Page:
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Obama set to unveil austerity plan
US president to release a tough and tight fiscal budget, but House Republicans want deeper cuts.
Last Modified: 13 Feb 2011 17:07 GMT
Obama's proposal already cuts the budget by $400bn over five years, but the target is $1.1tn over 10 years [AFP]

Barack Obama, the US president, is set to unveil his fiscal 2012 budget on Monday, an election-year plan forged from conflicting needs to cut spending and stoke the economic recovery.

With vast crisis payments and sharply lower tax revenues making it difficult for the government to balance its books, Obama will set out an austerity plan that will help set the tone for next year's presidential race.

It is expected to address widespread public anger that the government is living beyond its means, detailing sweeping spending cuts while including some investments.

To square the circle, Obama's proposed budget for fiscal 2012 will seek to cut the record federal deficit, slashing energy subsidies for the poor and freeze public workers' pay.

But faced with high unemployment and an economic recovery that is still struggling to escape the orbit of the 2008 economic crisis, Obama will also give states more flexibility to pay for unemployment benefits.

Most of the projected savings would be achieved through two changes would require congressional approval.

At 2,448 pages and a weight of 4.5kg, the budget will contain something for most members of congress, but plenty more that will be loathed.

Congressional battle

On the eve of of the budget's publication, Republicans have been promoting ever-deeper spending cuts and criticising Obama for not doing enough.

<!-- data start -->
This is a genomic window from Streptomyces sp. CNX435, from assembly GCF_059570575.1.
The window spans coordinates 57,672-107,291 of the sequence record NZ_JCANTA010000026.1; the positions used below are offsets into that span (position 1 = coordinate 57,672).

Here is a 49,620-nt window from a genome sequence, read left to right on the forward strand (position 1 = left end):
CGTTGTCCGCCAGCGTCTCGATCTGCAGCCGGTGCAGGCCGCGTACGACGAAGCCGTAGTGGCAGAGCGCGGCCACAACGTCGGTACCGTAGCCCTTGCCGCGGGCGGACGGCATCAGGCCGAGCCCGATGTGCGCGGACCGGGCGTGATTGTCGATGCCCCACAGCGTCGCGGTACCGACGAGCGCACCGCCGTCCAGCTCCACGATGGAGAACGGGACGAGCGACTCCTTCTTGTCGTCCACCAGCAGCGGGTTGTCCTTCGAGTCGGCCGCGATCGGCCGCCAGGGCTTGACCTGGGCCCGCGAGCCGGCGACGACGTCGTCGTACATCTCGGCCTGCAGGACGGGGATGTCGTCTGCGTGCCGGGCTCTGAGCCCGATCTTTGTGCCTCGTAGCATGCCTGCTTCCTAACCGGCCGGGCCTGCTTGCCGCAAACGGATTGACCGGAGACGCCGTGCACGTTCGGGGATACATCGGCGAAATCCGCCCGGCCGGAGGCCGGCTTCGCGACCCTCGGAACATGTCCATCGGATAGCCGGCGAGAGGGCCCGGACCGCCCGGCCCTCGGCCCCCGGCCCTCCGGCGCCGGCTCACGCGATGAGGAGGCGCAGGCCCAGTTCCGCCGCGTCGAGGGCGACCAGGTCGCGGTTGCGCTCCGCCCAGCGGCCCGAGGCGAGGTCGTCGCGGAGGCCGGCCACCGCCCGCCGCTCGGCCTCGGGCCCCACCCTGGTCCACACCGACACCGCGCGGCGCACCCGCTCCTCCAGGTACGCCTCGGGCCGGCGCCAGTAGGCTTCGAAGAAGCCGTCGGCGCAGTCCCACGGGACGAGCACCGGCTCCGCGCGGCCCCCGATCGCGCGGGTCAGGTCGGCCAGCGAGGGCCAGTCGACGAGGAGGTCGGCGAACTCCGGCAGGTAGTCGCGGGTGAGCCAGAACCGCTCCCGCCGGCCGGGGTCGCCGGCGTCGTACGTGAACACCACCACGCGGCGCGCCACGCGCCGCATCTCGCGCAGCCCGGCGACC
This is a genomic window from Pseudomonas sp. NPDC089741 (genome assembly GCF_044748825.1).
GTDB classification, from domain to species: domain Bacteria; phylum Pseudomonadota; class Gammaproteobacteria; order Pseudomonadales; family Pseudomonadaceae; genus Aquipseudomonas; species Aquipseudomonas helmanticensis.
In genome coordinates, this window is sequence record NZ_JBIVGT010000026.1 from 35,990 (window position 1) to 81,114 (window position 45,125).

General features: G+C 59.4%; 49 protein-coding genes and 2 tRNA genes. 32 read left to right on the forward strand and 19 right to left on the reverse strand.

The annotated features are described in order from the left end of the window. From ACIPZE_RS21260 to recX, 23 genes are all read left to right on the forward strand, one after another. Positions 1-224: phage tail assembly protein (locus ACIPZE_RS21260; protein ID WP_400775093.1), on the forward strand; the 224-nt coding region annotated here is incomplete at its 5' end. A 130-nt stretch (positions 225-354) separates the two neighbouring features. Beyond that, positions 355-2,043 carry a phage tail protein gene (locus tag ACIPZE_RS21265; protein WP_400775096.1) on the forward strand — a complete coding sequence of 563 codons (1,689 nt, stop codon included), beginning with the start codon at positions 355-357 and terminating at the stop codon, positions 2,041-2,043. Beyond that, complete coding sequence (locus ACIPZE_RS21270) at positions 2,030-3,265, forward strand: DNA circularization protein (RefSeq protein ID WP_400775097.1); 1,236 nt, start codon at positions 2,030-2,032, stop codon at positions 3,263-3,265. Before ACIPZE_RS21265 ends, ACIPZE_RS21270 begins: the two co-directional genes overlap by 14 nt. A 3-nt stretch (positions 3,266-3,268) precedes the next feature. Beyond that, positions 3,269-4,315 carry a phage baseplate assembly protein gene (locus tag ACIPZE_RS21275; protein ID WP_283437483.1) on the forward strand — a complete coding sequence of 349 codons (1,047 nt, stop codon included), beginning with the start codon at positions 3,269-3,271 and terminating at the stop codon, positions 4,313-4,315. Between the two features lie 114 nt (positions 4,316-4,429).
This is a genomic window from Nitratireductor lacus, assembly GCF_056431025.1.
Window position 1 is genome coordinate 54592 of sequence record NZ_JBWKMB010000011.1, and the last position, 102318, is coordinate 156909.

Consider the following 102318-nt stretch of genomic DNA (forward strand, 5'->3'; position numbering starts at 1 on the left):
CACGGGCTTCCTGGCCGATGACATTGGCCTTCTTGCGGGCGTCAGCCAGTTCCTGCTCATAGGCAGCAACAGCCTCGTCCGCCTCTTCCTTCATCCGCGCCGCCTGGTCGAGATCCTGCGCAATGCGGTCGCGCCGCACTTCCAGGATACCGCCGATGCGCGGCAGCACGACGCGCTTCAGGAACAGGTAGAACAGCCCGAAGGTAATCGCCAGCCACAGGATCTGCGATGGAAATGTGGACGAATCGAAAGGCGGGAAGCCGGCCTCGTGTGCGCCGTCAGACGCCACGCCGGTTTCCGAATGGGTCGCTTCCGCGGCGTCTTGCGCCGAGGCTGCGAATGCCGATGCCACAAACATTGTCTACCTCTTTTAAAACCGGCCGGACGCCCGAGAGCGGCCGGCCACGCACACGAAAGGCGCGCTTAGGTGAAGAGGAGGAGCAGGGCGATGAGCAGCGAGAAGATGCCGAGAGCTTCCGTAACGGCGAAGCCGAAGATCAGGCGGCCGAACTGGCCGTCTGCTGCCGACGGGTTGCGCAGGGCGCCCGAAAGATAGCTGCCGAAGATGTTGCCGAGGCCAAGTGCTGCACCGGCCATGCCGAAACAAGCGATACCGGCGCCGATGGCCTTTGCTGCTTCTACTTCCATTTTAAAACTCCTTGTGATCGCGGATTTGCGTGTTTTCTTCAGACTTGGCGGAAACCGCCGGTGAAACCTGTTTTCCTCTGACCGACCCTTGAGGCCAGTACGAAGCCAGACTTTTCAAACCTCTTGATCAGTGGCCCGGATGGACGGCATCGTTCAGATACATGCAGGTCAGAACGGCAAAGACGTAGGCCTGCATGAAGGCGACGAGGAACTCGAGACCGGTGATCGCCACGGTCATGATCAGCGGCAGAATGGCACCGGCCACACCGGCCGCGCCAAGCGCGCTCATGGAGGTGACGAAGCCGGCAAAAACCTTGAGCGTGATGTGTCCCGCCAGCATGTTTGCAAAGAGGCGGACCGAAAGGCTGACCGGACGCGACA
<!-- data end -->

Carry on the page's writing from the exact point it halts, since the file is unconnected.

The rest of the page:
Republicans argue spending cuts will help boost growth, while the Obama administration argues cuts are needed, but should be carefully measured for fear of derailing the recovery.

Obama's proposed  budget cuts so far 

The plan: Cut $1.1 trillion deficit over next 10 years

   Two-thirds of savings to come from spending cuts and one-third from tax increases.
  Defence budget: $78bn over five years
  Pell Grant Programme: $100bn over a decade

For example, as Obama seeks $53bn for high-speed rail over the next few years, House Republicans are trying to pull back $2.5 bn that has already been promised.

Their budget also includes $1.1 bn cut to Head Start pre-kindergarten education programmes.

Bringing the two sides together is likely to be a long process that takes up most of the year. Congress has yet to approve the fiscal 2011 budget.

"There's no limit to the amount we're willing to cut to help get our economy moving again," said John Boehner, the House speaker, promising a $100bn cut in spending to the 2011 budget, with more to come.

But experts say cuts in discretionary spending, like those proposed by Obama and the Republicans, are just a drop in the fiscal bucket.

"This spending accounted for just one-fifth of total outlays last fiscal year," Augustine Faucher of Moody's Analytics says.

"Even if it had been entirely eliminated - wiping out the budgets for running the government, education, national parks and the like - the fiscal 2010 deficit still would have topped $600bn."

Growing fears

Fears are growing that the inability of the US to get its budget under control could eventually lead to a debt crisis and a possible default that would plunge the globe into crisis.

This week, Ben Bernanke, US Federal Reserve chairman, warned that dramatic change was inevitable.

"The question is whether these adjustments will take place through a careful and deliberative process that weighs priorities and gives people adequate time to adjust to changes ... [or] as a rapid and painful response to a looming or actual fiscal crisis," Bernanke said.

The US budget deficit is currently at the highest levels since World War II, and is projected to hit $1.48tn this year, or 9.8 per cent of gross  domestic product, according to the congressional budget office.

Source:
Agencies
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